A father’s role matters just as much as a mother’s, intellectually speaking

A father’s important role is not so easily dismissed in a new gene study crediting the shaping of a child’s intellect solely with the mother.

Yuko Hirao | Stocksy United

I recently read an interesting article about intelligence. Apparently, scientists are now attributing any smarts a child inherits to their mother. Hallelujah, right? Now, when one of my four little ones grows up and performs life-saving brain surgery on a patient, or another one of my children wins the Nobel Prize, I’ll be able to really shine at the parish potluck. “Yes, it’s actually his second award,” I’ll say demurely. “But a child is bound to make huge strides in literature and physics when his mother got straight B’s in college and parked next to the class valedictorian once.”

Frankly, this latest-breaking news bulletin from the world of science terrifies me slightly. Are my children solely dependent on me to thrive intellectually? I hope not. Just this morning, it took me three tries to get the laundry from the washer to the dryer without dropping it on the floor, I can’t spell the word “restaurant” without spell check, and I put the wrong key in my front door at least two times a day. My husband, on the other hand, can fix anything I break on the computer, change the oil in both our cars, and once stopped me from pulling bravely in the wrong direction on a one-way street.

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Still, the question deserved going over. Had I inherited my brains from my mom or my dad? Admittedly, I’m a lot like my mom. We both majored in English and love to read. Discussing characters and storylines comes as naturally to us as breathing. And as I’ve grown older, my need for organization and the ability to multi-task in a home full of kids also smacks of the woman who taught me how to hone an efficient five-paragraph essay and balance a checkbook at the same time. She gave me a freakish gift for remembering faces, an ease with diagramming sentences, and a good head for trivia. For years, 3:30 was Jeopardy time in our house. “Paige used to sit and rock back and forth to the theme song when she was only two,” mom tells anyone who wonders out loud at our strange obsession.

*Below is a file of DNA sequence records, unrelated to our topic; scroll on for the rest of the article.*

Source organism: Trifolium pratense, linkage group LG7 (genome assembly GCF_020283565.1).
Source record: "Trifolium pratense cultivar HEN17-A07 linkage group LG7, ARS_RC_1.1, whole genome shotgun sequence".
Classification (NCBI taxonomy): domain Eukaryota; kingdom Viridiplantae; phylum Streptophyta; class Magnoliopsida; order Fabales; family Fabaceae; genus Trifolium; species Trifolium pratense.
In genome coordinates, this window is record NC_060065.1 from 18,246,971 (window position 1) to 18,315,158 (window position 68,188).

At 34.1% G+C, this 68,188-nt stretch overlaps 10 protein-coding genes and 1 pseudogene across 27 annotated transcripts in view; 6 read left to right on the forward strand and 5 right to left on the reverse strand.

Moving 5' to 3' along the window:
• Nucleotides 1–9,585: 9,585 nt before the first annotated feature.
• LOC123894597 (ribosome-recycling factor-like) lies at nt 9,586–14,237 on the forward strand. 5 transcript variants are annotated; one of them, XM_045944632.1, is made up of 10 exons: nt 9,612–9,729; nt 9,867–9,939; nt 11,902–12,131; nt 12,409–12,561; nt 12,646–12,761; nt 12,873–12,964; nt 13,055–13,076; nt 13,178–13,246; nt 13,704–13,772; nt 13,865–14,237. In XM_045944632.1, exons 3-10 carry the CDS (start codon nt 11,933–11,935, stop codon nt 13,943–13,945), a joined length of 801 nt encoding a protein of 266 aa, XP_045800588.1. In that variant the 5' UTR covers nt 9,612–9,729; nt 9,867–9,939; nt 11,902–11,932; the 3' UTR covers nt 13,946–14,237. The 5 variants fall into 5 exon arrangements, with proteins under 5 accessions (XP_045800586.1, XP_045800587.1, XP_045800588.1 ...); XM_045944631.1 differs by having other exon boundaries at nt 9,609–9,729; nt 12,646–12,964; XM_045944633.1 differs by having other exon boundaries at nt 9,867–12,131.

But as much as I can hear my mom come out when I scream “What is a three-toed sloth?” at Alex Trebek, the fact I’ve created an entire backstory about why the famous game show host shaved off his mustache is all my dad. The part of my brain that constantly drifts toward writing stories and taking mental notes on someone’s hand gestures so I can drop them in a funny paragraph is, I’m certain, a skill curated from my other parent.

Sacrificial love isn’t a given for the highly intelligent. Even if I’d been gifted with a genius IQ, if mom and dad hadn’t laid the groundwork for love, empathy, and kindness to others, I might not have learned at all.

After I read the article about intelligence, I thought about both of my parents and honestly couldn’t decide one way or another. Sure, there’s a possibility my mom’s genetic code laid the groundwork for intercepting knowledge and interpreting it, but aren’t the skills and passions that both parents contribute the factors matter most? I think so. Complicated gene pool aside, it’s the gift of a strong parenting partnership that ends up leaving an indelible mark. My mom and dad perfected (in my eyes) a delicate dance of giving on both their parts.

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I suppose I could go tit-for-tat over which of my parents gave me intelligence in various areas, but it was the tangible things in my childhood that educated me most. Watching them both pitch in to get all 10 of us kids ready for mass on Sunday, and then taking everyone out for bagels afterward, when money was tight, spoke volumes about teamwork and generosity. My mom always says she’s never known a man who can dress a baby in tights and put her in a car seat faster than my dad. Sacrificial love isn’t a given for the highly intelligent. Even if I’d been gifted with a genius IQ, if mom and dad hadn’t laid the groundwork for love, empathy, and kindness to others, I might not have learned at all.

My parents would choke on their drinks if I ever compared them to the Holy Family, but I think there’s a lot to be said for two people who gave each other the chance to educate their children in their own specific way. The truth is, I’ll probably never know what role genetics played in building my skill set, but one thing’s clear: If anyone’s ever hiring an author to write fan fiction about Alex Trebek and three-toed sloths, I’m your girl.


Paige Kellerman
Paige Kellerman
Paige Kellerman is a writer, humorist, and mother whose hypochondria is exceeded only by her ability to change diapers. Part sinner, part saint, part gin enthusiast, she spends her days running after four children, and trying to call everyone by the right name. She resides in Kansas City, rarely exercises, and feels strongly breakfast cereal can be dinner and lunch cereal, if she just believes. She is the author of "At Least My Belly Hides My Cankles" and "The Beer’s Folded and the Laundry’s Cold," and is hard at work on her next collection of humor.

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